Sewer System to Serve Burbank Business Park, School District to be Built this Summer

By Kristi Pihl, May 11, 2014, Tri City Herald

A sewer system to serve the Port of Walla Walla’s Burbank Business Park and the Columbia School District in Burbank is transforming from a dream to a reality this summer.


Port of Walla Walla commissioners last week approved a $511,000 contract with Watts Construction of Kennewick to build the bulk of the sewer system needed for the district’s three schools.


At the same time, Apex Directional Drilling of Portland continues to extend a 6-inch sewer line under the Snake River to connect the business park to Pasco’s sewer system.


Port officials have been working to extend sewer to the 120-acre business park, which has commercial and light industrial zoning and easy access to Highway 12, with the goal of spurring economic development in Burbank. The community of Burbank now relies on septic systems to handle waste.


Serving the school district has always been part of the port’s plan, with part of the $3 million the port received from the state Legislature earmarked for design and construction of the sewer system meant to cover connecting the three schools.


District Superintendent Lou Gates said connecting to the port’s new sewer system is environmentally responsible because it will allow the district to address concerns about borderline nitrate levels, which tend to increase as septic tanks and drain fields work, he said.


Eventually, it’s possible the district would have needed to put in its own sewer system or truck its sewage out, Gates said. Working with the port to fix the problem now was a good opportunity, he said.


The port’s sewer extension project parallels its earlier efforts to extend potable water to the Burbank Business Park, said Jim Kuntz, the port’s executive director. The port built a system larger than what it needed, and it now serves the school district and the Columbia View neighborhood.


Gates said the district had concerns about nitrates in the groundwater because higher levels of nitrates can negatively affect the health of young children and those with compromised immune systems. The district does serve preschoolers and some students with “brittle” health, he said. The schools switched over to the port’s potable water system in 2010.


The school district enrolls about 850 students. Enrollment has declined in the past decade, with the district serving about 100 fewer students, said Gates. But what the future will bring is uncertain. The port’s business park could spark demand for more housing that could bring in more families with children, he said.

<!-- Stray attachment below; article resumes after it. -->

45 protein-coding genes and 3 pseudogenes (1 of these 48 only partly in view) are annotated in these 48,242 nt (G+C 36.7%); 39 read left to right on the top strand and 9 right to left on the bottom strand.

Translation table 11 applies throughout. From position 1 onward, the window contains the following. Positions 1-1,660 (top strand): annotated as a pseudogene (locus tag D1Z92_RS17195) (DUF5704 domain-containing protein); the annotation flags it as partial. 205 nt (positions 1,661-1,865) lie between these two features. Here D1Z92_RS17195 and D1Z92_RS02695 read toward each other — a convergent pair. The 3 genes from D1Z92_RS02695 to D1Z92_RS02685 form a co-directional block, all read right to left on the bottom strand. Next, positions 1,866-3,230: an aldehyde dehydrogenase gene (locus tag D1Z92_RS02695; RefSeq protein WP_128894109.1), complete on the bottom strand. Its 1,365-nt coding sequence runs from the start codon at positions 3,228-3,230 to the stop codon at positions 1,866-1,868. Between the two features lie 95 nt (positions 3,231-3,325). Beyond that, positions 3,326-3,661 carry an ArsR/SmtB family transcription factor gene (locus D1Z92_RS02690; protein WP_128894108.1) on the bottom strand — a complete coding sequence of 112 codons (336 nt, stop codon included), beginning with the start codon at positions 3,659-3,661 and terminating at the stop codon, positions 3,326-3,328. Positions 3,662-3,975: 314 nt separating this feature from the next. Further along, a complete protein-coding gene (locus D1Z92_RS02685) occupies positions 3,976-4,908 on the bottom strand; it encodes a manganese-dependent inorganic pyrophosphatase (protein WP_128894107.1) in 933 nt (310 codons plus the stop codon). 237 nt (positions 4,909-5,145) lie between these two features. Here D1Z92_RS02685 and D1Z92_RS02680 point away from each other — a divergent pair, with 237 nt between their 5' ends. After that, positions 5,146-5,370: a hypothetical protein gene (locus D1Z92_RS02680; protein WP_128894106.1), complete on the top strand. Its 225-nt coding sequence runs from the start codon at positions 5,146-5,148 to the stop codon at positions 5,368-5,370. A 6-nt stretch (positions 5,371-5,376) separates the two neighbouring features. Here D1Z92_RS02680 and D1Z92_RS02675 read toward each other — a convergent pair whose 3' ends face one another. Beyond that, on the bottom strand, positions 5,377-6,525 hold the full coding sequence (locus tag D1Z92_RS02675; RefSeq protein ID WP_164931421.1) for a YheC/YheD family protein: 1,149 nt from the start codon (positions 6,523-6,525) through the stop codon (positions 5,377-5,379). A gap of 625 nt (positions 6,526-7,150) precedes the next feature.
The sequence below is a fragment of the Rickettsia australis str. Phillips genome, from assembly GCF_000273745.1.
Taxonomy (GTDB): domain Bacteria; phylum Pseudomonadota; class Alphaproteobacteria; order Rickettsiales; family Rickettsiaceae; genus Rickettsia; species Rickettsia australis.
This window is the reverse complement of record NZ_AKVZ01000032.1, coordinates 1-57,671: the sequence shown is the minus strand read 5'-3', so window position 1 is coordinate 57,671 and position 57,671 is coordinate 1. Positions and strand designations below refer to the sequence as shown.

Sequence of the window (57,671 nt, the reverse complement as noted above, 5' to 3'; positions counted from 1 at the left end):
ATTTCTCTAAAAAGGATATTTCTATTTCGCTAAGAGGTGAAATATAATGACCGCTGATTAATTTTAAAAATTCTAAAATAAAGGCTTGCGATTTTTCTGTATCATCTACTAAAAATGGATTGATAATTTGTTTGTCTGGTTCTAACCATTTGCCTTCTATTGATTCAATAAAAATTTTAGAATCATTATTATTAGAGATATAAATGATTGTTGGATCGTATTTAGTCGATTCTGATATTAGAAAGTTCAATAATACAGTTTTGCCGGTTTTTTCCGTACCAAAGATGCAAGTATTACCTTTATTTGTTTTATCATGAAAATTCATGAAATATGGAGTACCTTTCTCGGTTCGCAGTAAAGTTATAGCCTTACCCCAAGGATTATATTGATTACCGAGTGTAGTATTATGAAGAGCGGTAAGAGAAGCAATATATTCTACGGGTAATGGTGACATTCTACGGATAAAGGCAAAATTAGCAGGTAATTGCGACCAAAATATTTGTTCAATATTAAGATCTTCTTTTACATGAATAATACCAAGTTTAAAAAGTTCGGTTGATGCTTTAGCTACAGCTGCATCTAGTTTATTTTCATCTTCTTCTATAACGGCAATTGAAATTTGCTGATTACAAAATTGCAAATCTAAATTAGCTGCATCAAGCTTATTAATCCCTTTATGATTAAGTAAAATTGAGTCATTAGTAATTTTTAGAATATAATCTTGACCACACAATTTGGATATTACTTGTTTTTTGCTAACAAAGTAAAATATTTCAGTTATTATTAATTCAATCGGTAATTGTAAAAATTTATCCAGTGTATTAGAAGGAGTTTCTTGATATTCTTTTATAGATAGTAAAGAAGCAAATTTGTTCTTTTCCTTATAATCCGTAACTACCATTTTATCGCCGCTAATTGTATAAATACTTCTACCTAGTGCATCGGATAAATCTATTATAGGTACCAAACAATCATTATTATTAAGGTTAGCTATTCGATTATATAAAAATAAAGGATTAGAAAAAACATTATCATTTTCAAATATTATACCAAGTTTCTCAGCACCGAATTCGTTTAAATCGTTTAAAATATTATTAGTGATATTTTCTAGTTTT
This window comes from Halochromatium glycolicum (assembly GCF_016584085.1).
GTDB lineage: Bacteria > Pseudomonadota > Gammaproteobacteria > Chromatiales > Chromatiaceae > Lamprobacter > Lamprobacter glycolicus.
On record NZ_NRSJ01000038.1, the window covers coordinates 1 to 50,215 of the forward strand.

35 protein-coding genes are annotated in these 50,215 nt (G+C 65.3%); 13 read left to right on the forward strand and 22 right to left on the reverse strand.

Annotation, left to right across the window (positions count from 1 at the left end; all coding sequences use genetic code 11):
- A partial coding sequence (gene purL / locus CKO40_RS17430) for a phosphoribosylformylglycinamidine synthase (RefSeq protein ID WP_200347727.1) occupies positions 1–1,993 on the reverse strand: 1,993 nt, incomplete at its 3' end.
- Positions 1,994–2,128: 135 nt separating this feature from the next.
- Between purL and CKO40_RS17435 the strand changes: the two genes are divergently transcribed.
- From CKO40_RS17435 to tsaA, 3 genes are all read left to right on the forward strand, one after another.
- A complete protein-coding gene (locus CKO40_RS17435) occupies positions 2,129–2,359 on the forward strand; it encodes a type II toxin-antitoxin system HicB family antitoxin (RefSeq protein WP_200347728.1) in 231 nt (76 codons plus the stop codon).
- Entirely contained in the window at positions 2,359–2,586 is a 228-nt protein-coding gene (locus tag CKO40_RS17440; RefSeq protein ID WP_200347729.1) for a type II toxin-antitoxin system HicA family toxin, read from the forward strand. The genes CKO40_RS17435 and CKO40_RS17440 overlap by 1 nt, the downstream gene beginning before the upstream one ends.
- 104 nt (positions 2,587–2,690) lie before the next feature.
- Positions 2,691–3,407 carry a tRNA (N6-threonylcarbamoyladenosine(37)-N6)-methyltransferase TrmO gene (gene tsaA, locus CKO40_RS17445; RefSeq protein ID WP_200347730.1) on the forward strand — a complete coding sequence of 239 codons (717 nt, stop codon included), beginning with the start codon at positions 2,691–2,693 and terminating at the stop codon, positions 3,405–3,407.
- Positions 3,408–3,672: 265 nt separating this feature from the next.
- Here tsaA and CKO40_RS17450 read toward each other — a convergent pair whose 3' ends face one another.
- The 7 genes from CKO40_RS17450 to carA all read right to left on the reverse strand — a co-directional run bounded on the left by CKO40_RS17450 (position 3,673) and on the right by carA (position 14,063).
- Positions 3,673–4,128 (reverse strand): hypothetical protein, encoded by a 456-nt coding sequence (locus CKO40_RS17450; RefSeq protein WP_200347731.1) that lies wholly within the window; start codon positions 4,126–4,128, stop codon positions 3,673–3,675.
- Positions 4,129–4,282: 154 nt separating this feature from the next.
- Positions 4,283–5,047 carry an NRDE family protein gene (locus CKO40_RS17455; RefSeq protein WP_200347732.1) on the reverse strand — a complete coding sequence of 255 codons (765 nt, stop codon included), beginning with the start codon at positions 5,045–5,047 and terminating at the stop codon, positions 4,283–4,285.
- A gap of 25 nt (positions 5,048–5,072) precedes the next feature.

The port has the ability to serve Burbank residents with its sewer system, which would allow denser housing since homes would not need their own septic tanks.


Actual construction on the school district portion of the sewer lines won’t start until summer break. But awarding the contract now will allow the contractor to order the materials and be ready to start once school is out, Kuntz said. Construction is expected to finish before school starts again at the end of August.


This phase of the project involves installing 4,200 linear feet of gravity sewer piping crossing under six roads, according to port documents. The pipe will be between 5 to 14 feet underground.


It’s the major portion of the work to get the sewer system ready to start providing sewer to the elementary, middle and high schools by the 2015-16 school year, Kuntz said. This year’s portion of the district sewer project may cost about $779,000, according to port documents.


The schools will remain on the septic system for one more school year as the port works to finish extending the pipeline under the river and connect to the city of Pasco’s system, he said.


So far, a hole has been drilled 40 feet under the river through basalt and it now reaches the Franklin County side, Kuntz said. The contractor is working on putting a steel casing pipe on the Franklin County side to stabilize the hole.


Then, the contractor will drill the hole to make it wider, which will take several months, Kuntz said.


The process has been slower than expected, he said. The contractor has dealt with instability on the surface on both sides of the river, making it difficult to maintain the bored hole.


The Snake River portion of the overall sewer project will cost about $2.1 million.


Next summer, the port should be able to finish the physical connections between the schools and the new sewer system, Kuntz said. Then, eight of the district’s ten septic tanks will be decommissioned, which will involve pumping them out and then filling them.


The school district will pay the port a per-student fee once the sewer system is up and running, he said. The port will pay Pasco monthly for sewer services with fees collected from the users of the new system.


“The port is basically going to be in the sewer transmission business,” Kuntz said.


Commissioners reached an agreement with the city of Pasco in 2012 to buy 100,000 gallons of daily sewer capacity for $900,000 paid over three years. The port will buy additional capacity in the next 15 years and also pay the city and other sewer fees.



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